Taking Tylox along with other narcotic analgesics, general anesthetics, phenothiazines, other tranquilizers, sedative-hypnotics or alcohol increases depression of the central nervous system, or CNS. CNS depression may result in decreased breathing rate, decrease heart rate and loss of consciousness potentially leading to coma or death.

Using Tylox along with some anticholinergics, used for a variety of illnesses, may cause a dangerous digestive condition known as paralytic ileus. Acetaminophen is associated with cases of acute liver failure, at times resulting in liver transplant and death. Most cases of liver damage were associated with using more than 4000 mg of acetaminophen in a single day. These cases often involve the use of multiple products containing acetaminophen.

People who are allergic to oxycodone, acetaminophen or to other opioids should not use Tylox.

Those with significant respiratory depression should not use Tylox. Respiratory depression is a serious breathing problem, where the lungs do not adequately exchange oxygen and other gases.

Individuals with bronchial asthma or other serious breathing problems should not use Tylox. Do not use Tylox if you have ever suffered the serious digestive problem, paralytic ileus.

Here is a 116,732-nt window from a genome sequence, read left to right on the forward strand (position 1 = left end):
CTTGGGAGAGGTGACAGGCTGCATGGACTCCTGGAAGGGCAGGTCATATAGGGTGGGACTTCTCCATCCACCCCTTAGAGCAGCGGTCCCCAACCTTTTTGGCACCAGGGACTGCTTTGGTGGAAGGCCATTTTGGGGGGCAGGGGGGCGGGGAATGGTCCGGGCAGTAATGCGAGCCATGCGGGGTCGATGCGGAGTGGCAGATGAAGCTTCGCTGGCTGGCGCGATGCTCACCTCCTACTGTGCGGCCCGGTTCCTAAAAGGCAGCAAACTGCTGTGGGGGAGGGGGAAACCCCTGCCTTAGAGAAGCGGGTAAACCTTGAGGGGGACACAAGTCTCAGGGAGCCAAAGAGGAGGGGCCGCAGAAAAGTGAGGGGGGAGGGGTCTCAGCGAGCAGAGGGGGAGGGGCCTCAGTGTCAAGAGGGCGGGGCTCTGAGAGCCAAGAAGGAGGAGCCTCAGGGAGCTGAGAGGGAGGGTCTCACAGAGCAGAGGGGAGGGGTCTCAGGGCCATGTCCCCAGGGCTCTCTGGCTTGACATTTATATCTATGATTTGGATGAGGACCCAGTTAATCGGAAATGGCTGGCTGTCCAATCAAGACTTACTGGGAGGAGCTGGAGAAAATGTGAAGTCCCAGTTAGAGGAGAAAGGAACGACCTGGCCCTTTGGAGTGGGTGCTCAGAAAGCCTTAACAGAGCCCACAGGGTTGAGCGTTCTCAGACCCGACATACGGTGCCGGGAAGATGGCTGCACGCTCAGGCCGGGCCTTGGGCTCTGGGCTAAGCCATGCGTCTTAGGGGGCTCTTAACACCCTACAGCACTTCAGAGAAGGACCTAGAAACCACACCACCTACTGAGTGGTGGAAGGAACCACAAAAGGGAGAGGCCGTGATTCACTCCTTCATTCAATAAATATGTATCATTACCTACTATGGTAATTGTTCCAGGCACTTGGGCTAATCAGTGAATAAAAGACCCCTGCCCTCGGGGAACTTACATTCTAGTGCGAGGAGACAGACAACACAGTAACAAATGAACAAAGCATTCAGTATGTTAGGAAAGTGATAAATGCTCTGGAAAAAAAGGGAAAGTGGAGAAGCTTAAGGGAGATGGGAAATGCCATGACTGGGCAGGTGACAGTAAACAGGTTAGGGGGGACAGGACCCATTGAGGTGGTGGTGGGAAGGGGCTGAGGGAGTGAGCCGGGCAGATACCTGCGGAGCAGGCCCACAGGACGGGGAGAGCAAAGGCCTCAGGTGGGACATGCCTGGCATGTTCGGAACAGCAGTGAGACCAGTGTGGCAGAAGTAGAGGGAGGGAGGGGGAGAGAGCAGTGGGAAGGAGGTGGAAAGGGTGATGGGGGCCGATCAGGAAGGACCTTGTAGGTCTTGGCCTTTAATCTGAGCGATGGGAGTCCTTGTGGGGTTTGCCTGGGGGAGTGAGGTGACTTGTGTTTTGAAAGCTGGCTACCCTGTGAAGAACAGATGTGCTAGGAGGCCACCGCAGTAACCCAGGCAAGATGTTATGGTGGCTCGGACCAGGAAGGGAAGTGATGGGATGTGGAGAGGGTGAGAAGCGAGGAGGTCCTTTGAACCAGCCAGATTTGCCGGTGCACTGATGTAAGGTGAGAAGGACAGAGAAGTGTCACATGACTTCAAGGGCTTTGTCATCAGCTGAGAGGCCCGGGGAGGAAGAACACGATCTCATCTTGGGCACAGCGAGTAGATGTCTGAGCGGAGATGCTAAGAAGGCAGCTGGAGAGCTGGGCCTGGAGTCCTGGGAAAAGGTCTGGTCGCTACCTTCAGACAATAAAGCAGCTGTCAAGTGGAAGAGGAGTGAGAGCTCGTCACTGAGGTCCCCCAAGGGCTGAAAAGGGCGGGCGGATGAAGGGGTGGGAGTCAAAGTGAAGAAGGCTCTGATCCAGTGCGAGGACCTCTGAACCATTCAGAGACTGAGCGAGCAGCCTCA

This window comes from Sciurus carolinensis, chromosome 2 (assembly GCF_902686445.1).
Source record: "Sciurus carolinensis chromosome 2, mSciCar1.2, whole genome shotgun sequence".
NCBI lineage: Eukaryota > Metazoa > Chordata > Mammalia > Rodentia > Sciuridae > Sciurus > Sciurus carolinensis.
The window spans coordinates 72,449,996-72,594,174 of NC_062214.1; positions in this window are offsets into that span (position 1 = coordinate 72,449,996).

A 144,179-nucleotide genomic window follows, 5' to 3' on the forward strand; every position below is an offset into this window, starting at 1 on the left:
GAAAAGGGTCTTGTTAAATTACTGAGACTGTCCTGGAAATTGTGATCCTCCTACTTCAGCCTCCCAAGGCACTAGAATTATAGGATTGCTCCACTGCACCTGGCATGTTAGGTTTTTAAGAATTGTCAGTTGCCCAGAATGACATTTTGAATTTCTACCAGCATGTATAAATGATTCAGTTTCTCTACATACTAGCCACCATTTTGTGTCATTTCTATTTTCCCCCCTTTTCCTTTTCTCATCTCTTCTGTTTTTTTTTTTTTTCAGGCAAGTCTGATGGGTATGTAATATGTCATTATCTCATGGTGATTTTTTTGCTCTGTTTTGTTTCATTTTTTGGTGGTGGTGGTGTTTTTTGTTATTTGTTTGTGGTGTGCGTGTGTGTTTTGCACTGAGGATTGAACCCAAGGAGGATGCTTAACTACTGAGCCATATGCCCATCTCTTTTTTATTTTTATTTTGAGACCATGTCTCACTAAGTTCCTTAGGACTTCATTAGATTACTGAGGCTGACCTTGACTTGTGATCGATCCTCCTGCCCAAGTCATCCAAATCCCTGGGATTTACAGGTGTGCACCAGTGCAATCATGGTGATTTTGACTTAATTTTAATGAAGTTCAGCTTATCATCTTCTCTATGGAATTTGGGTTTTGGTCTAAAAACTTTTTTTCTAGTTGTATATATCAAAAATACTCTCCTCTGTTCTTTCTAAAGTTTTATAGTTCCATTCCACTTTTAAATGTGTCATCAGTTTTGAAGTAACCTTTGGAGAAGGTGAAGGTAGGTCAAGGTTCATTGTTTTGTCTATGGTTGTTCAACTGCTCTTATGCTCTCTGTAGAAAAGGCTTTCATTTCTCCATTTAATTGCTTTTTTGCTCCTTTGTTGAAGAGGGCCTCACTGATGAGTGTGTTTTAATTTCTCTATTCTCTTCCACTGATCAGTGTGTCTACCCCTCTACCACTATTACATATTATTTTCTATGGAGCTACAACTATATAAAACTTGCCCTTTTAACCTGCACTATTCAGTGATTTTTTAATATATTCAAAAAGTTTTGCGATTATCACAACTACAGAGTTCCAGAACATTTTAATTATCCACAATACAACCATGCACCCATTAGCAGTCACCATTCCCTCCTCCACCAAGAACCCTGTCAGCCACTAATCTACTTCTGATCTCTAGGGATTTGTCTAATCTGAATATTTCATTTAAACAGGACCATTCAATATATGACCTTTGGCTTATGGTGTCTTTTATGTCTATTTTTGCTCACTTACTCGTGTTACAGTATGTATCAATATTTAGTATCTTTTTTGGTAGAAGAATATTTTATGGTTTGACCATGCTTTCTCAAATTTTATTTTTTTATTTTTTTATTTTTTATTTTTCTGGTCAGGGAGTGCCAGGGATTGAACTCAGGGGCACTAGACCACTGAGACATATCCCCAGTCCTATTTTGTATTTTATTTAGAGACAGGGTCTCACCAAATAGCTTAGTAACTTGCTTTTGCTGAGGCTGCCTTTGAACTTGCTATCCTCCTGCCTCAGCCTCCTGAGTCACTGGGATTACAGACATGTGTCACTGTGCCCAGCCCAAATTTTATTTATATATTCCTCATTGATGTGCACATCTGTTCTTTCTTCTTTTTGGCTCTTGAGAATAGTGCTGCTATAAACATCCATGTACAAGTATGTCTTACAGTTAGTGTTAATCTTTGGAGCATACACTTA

Tylox is an FDA pregnancy category C, which means researchers have not yet established how this drug affects an unborn baby. Oxycodone can cause breathing problems and withdrawal symptoms in a newborn. Tell your doctor if you are pregnant or thinking of becoming pregnant while taking Tylox. If you become pregnant while using this medication, notify your healthcare provider immediately.

Oxycodone and acetaminophen pass from the mother to her breast milk and onto a nursing baby. Do not take Tylox while breastfeeding.

Sudden Cessation

Do not discontinue Tylox suddenly or decrease your dose unless your doctor instructs you to do so. A drop in opioid levels may cause unpleasant withdrawal symptoms. Wean yourself from Tylox by taking smaller doses increasingly further apart.

More Warnings about Using Tylox

Drug Interactions

Tell your doctor if you take other narcotic analgesics, general anesthetics, phenothiazines, other tranquilizer, sedative-hypnotic or other CNS depressants including alcohol. Taking these medications alongside Tylox may cause additional CNS depression.